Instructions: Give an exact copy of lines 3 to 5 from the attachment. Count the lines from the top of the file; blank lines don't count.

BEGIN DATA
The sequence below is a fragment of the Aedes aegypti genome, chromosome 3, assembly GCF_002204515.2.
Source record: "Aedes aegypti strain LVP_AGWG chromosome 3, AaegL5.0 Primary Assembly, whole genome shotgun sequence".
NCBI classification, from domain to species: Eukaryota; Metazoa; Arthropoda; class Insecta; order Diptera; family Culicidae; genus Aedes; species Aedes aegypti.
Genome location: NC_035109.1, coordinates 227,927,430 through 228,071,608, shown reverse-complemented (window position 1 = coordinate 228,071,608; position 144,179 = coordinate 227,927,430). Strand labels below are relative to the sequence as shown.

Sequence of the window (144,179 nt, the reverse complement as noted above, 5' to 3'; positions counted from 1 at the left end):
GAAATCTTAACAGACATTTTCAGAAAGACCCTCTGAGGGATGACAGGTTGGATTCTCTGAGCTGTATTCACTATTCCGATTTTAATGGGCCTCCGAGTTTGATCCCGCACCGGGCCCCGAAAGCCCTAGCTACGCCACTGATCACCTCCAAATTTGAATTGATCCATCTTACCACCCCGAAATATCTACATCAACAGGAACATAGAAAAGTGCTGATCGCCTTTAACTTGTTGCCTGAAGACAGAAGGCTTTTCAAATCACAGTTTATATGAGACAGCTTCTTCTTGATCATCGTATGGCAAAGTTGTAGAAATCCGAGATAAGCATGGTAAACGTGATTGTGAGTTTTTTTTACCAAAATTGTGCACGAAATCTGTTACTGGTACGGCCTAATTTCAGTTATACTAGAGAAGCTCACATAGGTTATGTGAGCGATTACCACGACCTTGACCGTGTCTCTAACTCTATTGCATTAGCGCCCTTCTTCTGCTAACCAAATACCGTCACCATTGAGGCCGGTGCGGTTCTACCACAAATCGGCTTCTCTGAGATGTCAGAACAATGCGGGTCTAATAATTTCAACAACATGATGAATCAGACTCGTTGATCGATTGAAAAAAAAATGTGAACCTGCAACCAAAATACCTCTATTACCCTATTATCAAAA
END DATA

NCBI classification, from domain to species: Eukaryota; Metazoa; Arthropoda; class Insecta; order Diptera; family Culicidae; genus Aedes; species Aedes aegypti.
Genome location: NC_035109.1, coordinates 227,927,430 through 228,071,608, shown reverse-complemented (window position 1 = coordinate 228,071,608; position 144,179 = coordinate 227,927,430). Strand labels below are relative to the sequence as shown.

Sequence of the window (144,179 nt, the reverse complement as noted above, 5' to 3'; positions counted from 1 at the left end):